47. I hate accents.

48. I am not sure how I feel about dogs on stage.

49. I am quite sure how I feel about glass and food on stage.

50. Don’t. Just, don’t.

51. Get someone to take a lot of pictures at your college graduation.

52. You won’t remember a thing.

53. It must something about the robes.

54. Graduating, performing in a show, and packing to move home -- all at the same time -- takes so much energy that you won’t have much left to be sad.

55. Sadness comes later.

56. To move overseas, you need an exhaustive and exhausting collection of items.

57. Again, there isn’t a lot of energy left over for being sad.

58. Or being excited.

59. It is possible to entirely the excited-honeymoon stage of culture shock.

60. Jetlag, homesickness, and the other stages of culture shock are a real bummer.

61. Especially when they all hit at the same time.

62. A Japanese junior high school runs on the power of "kawaii" (cute).

63. I am kawaii. On a good day, I am even “lo-vu-lee.”

64. Talking to my students requires the use of a two-way dictionary.

65. But somehow we both still enjoy it.

66. Whatever the foreign teacher does, it is worthy of notice and wonderful and hilarious.

67. Just laugh along.

68. Theatre experience is very useful when living overseas.

69. I can pantomime the concept of a soap dish to a puzzled store clerk.

70. And I don’t even care when people look at me strangely!

71. Being illiterate at 22 is an odd experience.

72. Being vegetarian in Japan means that you will learn the kanji for “niku” (meat) very fast.

73. Niku is everywhere!!!

74. Japanese dollar stores put all American stores (dollar or otherwise) to shame.

75. So does Japanese service.

76. It is really easy to get used to not tipping.

77. Constant shoe-switching is an acquired skill.

78. It is almost impossible to stand in front of something and fully appreciate that it is 400, or 800, or 1200, years old.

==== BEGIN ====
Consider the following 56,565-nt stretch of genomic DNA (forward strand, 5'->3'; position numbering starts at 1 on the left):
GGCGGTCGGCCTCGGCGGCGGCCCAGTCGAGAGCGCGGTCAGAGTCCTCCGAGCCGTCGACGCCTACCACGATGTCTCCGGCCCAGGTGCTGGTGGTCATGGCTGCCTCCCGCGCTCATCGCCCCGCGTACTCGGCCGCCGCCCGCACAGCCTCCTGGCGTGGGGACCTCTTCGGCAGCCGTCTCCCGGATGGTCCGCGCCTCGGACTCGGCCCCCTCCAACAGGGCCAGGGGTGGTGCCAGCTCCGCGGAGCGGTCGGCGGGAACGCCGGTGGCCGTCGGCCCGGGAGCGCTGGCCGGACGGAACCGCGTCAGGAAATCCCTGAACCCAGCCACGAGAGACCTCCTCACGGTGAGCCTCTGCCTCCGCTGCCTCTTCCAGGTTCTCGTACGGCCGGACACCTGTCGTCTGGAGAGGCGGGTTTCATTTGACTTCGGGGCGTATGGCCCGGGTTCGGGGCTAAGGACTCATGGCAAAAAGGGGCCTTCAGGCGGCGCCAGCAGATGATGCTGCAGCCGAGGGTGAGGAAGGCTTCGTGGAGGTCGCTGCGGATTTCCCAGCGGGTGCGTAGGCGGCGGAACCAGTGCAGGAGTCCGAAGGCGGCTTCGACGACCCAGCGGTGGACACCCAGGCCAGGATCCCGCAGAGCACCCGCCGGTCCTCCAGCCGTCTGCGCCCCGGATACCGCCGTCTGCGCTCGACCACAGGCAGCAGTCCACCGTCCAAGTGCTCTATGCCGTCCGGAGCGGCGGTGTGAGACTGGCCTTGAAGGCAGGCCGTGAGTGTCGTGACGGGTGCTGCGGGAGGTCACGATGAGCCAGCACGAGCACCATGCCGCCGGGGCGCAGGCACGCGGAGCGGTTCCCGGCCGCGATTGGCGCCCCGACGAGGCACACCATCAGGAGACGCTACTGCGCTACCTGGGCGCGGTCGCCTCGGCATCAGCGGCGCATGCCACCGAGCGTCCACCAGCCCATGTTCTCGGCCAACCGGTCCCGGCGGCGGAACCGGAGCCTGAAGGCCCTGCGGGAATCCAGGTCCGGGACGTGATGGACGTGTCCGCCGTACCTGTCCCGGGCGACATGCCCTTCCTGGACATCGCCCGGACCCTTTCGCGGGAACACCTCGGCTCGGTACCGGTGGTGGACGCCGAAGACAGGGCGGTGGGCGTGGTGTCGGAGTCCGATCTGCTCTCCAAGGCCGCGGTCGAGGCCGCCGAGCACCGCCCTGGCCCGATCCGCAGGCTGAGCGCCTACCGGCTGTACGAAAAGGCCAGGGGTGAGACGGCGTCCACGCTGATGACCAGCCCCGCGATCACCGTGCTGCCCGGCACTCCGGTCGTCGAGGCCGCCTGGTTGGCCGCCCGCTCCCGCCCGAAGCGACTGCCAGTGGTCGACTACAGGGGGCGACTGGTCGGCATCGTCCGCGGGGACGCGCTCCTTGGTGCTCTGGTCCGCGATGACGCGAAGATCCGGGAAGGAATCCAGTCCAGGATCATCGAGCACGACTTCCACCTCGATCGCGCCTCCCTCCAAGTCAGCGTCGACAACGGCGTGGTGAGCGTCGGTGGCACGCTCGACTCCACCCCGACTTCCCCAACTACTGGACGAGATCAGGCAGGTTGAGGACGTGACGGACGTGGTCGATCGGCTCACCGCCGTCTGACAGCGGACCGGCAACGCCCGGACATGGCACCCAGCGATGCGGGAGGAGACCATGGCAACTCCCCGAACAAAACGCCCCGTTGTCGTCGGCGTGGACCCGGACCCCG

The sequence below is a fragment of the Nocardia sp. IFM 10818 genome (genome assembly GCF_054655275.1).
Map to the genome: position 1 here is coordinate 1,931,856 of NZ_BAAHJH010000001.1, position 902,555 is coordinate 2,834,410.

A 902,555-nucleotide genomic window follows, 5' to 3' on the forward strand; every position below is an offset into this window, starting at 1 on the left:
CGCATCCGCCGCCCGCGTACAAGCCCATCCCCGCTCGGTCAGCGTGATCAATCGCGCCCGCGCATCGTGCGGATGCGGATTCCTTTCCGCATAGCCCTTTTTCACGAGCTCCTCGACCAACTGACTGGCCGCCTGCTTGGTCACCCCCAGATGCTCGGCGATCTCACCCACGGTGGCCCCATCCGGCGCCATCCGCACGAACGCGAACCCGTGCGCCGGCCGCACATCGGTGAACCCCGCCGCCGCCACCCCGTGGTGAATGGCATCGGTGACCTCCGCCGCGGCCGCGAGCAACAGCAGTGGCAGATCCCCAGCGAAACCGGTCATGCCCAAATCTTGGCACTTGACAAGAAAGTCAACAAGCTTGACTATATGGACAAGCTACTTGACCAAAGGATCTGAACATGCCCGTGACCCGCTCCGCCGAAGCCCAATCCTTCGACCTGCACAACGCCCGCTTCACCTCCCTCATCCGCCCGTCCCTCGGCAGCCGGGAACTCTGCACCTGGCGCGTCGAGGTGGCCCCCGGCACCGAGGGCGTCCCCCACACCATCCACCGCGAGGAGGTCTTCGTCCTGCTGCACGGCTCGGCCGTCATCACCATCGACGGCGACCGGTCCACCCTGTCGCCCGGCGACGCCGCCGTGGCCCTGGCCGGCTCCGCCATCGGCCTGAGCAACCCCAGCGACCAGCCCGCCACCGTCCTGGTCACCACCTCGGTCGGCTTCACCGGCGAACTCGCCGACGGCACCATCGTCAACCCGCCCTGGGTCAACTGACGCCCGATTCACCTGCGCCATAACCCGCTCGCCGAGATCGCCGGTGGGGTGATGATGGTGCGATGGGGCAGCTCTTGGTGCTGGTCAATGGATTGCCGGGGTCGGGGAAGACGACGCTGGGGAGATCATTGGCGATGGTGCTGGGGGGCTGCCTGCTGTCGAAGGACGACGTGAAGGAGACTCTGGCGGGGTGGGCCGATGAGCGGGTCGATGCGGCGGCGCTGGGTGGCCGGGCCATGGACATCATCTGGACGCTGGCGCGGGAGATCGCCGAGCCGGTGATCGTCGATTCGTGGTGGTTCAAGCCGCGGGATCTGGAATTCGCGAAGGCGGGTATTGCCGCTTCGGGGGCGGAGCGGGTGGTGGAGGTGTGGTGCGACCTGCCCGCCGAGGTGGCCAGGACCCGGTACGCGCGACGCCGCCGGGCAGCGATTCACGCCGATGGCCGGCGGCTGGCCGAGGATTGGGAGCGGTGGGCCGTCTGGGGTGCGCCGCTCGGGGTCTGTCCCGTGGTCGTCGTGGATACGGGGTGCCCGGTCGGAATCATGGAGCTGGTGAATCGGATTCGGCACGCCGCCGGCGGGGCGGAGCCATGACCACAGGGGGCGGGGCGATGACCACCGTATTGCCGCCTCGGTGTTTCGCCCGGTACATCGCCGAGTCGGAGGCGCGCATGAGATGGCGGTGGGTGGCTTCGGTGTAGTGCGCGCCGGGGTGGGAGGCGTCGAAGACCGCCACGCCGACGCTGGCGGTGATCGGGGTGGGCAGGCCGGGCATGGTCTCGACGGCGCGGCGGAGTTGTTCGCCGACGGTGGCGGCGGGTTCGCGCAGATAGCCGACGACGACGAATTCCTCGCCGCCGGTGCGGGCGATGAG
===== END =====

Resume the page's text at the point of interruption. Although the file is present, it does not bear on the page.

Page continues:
79. Having so many chances to practice is an incredible gift.

80. It is easy to become blind to the little differences, the little curiosities, the little miracles.

81. The little things happen every day.

82. Pay attention!

83. August 2009 is creeping up really fast.

84. But August 2010 is really far away.

85. Yes, We Can.

86. Well, actually “Yes, You Can.”

87. I was in the wrong ****ing country! Again!

88. “Breaking up is hard to do.” --Neil Sedaka

89. Even when it’s the right thing to do.

90. Japan loves Christmas decorations to an extreme degree.

91. Japan does not love Christmas to the same degree.

92. Christmas at work isn’t as bad as you might think.

93. Disney is almost as much fun at 23 as it was at 3.

94. People will wait in line for four hours to go on “Pooh’s Hunny Hunt.”

95. I won’t -- but having gone on the ride, I can understand why others will.

96. “It’s a Small World” with Christmas decorations and carols is every bit as good an idea as it sounds.

97. I am the Little Foreigner That Could.

98. Actually, I am the Gigantic, Extremely Tall Foreigner That Could.

99. There are days when I miss being the Regular-Sized Native That Didn’t Have to Try So Hard.

100. I miss you all!

1 comment:

  1. I like this a lot. I might imitate it in my own blog. Or, if I realise I didn't learn that much interesting stuff, just refer to it.